Your heart is in the right place. You’re doing everything you can to make your relative who lives with dementia feel comfortable, safe, and cared for. But if you still feel like you’re failing in some important ways, or if you’re just looking to grow and improve, here are some of the key strategies used by successful family caregivers:
- Don’t take the words and actions of the person who lives with cognitive challenges personally. Forgetfulness will leave blank spaces in memory, and it’s natural for humans to try to make sense of what’s happening around us by filling those blanks, just as we see faces or dragons or rabbits in the clouds above us. Sometimes it’s only logical (even if untrue) to explain a missing item by pointing the finger at you. Find a way to not take it personally, and learn to speak the new language of dementia.
- Learn all you can about cognitive challenges and the specific kind of dementia your family member or friend is living with. Go to workshops, consult with your local Alzheimer’s Association, and learn from people who are living with dementia by reading the books they’ve written or visiting the Dementia Action Alliance website to learn as much as you can about the challenges as well as the strengths of this condition.
- Don’t assume that your family member can’t do anything. This attitude is bound to lead you into a huge power struggle. Work with the person to figure out their talents and skills, and where some help is needed. I know this can be difficult if insight is lacking; not everyone is willing to give up driving or hand over the checkbook when the time does come, but consulting with a counselor who is knowledgeable about these issues can help you navigate this in a way that preserves independence and dignity for everyone involved.
- Be sure to take care of your own physical, emotional, social, and spiritual needs. You know that caregiving can quickly take over your energy and pull you away from your own medical appointments, interrupt friendships, impact your work, even pull you away from your faith community. It’s vital that you put the maintenance of these areas of self-care at the top of your to-do list! You matter, and you won’t be a good caregiver if you don’t take care of yourself.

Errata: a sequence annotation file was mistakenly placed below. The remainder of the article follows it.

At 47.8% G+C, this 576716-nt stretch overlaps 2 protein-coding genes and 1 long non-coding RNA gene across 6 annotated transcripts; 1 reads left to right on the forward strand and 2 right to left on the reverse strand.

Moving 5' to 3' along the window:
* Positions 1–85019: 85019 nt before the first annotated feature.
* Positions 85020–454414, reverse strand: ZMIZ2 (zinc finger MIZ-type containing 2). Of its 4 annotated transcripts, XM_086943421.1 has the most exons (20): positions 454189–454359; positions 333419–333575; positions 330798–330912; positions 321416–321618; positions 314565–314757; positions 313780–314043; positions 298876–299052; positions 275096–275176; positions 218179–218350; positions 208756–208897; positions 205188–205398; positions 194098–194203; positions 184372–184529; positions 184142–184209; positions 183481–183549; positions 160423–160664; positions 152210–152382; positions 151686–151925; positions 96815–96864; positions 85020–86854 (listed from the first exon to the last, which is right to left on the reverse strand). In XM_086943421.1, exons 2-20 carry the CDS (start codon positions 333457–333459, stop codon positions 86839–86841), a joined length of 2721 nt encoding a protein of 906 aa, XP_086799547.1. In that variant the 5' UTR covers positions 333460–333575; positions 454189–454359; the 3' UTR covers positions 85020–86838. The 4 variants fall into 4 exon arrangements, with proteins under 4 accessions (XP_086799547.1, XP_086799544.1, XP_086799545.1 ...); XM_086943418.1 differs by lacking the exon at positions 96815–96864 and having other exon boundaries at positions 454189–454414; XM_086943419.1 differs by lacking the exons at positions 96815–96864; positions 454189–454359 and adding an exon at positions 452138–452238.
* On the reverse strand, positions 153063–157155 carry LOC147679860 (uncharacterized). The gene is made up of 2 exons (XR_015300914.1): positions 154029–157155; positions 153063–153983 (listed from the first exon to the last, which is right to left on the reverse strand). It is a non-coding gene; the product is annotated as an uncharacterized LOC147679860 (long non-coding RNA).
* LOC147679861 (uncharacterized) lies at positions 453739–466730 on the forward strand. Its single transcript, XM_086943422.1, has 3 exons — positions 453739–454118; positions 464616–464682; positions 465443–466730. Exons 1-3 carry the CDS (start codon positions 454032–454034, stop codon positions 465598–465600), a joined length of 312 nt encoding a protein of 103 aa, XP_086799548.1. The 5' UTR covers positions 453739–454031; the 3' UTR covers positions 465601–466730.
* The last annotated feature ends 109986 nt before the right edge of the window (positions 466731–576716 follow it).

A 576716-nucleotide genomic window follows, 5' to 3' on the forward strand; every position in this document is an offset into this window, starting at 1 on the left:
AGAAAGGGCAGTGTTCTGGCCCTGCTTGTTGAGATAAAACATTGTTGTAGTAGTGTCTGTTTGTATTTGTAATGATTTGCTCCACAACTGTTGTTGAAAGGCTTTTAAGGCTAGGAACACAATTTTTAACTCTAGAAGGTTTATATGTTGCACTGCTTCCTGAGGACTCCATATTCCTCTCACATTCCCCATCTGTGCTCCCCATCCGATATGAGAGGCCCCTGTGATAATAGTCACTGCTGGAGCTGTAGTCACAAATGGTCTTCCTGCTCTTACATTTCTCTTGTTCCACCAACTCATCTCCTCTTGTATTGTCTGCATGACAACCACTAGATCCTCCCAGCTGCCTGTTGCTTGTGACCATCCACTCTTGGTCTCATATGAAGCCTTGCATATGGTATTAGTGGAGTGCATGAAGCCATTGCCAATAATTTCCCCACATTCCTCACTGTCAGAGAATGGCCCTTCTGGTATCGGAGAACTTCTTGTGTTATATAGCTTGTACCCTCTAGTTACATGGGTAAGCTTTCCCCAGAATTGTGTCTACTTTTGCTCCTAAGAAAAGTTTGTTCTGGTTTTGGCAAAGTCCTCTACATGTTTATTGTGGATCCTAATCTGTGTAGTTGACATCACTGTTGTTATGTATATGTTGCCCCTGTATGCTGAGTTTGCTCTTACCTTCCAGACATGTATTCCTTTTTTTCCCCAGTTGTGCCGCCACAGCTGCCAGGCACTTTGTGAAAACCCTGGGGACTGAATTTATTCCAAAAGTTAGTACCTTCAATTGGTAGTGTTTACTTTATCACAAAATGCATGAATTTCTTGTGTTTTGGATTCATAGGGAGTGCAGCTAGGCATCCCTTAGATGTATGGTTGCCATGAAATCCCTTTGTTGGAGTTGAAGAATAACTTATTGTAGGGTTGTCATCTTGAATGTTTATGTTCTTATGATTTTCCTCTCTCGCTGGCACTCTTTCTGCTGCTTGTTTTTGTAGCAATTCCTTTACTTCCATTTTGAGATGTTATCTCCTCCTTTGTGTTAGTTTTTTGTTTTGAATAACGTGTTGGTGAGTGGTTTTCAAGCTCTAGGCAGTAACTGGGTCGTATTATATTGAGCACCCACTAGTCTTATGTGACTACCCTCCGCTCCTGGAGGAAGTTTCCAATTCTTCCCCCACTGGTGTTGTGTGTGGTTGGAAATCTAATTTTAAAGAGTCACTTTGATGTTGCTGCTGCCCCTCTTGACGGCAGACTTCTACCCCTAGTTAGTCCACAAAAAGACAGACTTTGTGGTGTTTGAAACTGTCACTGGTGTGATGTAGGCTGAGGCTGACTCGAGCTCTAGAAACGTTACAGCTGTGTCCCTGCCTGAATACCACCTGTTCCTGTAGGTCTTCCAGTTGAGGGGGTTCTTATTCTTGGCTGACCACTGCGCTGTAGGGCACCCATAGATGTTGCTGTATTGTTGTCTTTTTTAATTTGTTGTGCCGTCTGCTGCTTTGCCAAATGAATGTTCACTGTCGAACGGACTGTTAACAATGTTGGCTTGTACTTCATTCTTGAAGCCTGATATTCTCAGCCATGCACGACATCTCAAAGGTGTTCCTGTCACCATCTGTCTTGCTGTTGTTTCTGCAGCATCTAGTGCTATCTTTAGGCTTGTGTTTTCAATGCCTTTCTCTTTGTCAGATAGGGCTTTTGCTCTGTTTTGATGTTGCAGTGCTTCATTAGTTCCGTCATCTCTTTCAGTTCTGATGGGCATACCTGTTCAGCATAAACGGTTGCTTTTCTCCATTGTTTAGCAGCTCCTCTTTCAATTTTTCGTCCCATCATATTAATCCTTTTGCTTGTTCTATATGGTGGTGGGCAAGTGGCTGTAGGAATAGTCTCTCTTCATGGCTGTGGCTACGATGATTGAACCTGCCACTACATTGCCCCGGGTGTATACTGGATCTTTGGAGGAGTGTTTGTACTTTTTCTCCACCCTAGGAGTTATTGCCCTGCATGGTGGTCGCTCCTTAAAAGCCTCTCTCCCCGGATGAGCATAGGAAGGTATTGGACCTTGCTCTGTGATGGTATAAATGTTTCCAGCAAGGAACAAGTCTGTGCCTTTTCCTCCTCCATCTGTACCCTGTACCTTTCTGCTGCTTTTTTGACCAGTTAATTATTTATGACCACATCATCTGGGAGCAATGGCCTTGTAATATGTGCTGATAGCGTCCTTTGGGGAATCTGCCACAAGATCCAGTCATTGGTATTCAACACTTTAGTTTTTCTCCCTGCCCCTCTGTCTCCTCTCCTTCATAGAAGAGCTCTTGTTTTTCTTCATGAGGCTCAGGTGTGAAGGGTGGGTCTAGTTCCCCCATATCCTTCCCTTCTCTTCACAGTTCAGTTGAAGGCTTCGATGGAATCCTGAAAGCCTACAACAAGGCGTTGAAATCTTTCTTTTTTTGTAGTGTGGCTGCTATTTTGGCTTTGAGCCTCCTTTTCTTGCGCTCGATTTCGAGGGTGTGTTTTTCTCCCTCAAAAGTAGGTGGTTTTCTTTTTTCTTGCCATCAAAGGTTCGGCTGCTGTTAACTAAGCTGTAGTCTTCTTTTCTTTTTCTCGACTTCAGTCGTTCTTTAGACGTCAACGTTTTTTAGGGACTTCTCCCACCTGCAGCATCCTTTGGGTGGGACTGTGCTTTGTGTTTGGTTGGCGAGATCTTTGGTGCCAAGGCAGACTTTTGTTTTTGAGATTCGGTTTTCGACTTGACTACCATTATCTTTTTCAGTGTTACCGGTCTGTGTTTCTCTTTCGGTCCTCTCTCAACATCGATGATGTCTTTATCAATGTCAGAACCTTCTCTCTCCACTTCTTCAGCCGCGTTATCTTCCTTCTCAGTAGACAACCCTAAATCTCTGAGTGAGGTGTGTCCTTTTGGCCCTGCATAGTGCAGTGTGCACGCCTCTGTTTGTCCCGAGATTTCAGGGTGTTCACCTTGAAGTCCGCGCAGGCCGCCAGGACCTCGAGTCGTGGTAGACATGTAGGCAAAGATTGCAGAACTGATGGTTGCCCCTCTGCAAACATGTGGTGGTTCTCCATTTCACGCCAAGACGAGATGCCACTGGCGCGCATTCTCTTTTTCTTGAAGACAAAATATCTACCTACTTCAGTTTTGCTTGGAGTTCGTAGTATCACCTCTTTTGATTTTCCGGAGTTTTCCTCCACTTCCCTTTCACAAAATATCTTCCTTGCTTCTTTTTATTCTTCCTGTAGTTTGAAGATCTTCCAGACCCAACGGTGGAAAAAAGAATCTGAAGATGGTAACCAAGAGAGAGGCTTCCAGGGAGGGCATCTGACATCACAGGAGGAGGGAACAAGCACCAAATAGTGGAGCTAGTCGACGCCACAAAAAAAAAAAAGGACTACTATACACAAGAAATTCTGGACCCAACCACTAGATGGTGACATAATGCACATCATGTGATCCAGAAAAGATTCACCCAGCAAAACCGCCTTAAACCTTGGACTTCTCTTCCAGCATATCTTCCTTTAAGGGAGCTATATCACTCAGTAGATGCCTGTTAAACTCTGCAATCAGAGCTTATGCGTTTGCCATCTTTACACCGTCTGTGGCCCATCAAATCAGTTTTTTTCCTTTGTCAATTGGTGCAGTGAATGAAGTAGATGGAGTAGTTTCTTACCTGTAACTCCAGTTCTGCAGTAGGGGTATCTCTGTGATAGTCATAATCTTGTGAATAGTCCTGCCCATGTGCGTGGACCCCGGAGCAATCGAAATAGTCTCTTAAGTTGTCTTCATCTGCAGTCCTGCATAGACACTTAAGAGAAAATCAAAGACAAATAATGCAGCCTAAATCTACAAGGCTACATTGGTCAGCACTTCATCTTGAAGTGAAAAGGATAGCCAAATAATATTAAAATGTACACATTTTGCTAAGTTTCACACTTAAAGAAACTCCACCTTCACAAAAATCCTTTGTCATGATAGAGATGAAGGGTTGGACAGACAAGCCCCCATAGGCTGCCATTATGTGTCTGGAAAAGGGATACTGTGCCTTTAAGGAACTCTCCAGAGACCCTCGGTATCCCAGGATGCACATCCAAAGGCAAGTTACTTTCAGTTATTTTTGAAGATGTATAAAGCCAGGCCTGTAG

- Get support! There is both an art and a science to caregiving, and there is great wisdom in hearing from other caregivers. Most of the help I’ve been able to offer the folks I’ve worked with over the years has come from the practical tips I learned from other caregivers and passed along. Support groups may not be meeting in person right now, but an online group can be a lifeline. They offer a great resource to help you with all of the issues we’ve talked about in this post! Not a group person? Consider a counselor, therapist, care manager, or clergy person.
- Open up to help with caregiving. Are you the only one who can provide care for the Elder in your life? Whether that’s your belief, or a preference voiced by your Elder, it’s not a realistic or sustainable approach to care. The development of a care partner team is vital to the long-term growth, success, and vitality of both you and the Elder in your care.
- Reimagine how you care for an Elder who has been, or continues to be, abusive. When there is a history of dysfunction in a family (defined as “painful functioning”), this trauma can lead to unrealistic and painful caregiving relationships. If you are involved in one of these complicated situations, you deserve the attention and support of a competent and experienced counselor. They can help you learn to set healthy boundaries and take care of yourself, heal from old wounds, and relate to the Elder in your life in a new way.
What would you add to this list? What are your biggest challenges, and what has helped you overcome them? I’d love to hear from you in the comments section.
We are working on developing some resources to support you, whether you are a family caregiver or professional care partner. Please subscribe to this blog or join our Facebook group so we can keep you notified as they become available!
Lisa Kendall recently retired from her award-winning psychotherapy and clinical gerontology practice, and now offers training on person-directed aging and Elder care to individuals, groups, and organizations. A popular speaker at the national and international level, Lisa has a special interest in the impact of trauma across the lifespan and on family and professional care partners.